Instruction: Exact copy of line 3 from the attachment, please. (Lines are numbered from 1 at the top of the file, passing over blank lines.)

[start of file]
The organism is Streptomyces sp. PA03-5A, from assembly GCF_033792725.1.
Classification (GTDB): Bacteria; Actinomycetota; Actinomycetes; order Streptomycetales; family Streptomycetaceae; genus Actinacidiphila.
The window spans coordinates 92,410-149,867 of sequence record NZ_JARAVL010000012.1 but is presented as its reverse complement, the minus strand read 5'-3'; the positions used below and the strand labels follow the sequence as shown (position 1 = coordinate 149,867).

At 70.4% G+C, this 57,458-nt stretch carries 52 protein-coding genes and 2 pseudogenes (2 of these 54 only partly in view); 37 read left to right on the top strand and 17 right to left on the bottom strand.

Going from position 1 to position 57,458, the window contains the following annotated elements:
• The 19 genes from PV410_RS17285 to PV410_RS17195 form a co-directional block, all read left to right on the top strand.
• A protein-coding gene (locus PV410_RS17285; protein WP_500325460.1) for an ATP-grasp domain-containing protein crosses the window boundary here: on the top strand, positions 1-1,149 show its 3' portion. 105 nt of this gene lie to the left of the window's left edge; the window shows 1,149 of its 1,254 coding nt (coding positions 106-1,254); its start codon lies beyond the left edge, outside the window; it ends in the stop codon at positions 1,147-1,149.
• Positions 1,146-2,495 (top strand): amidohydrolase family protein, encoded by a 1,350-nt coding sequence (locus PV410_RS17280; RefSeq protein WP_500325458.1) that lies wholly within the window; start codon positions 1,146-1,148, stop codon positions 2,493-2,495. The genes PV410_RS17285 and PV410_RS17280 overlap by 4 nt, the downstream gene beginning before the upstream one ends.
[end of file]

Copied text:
The window spans coordinates 92,410-149,867 of sequence record NZ_JARAVL010000012.1 but is presented as its reverse complement, the minus strand read 5'-3'; the positions used below and the strand labels follow the sequence as shown (position 1 = coordinate 149,867).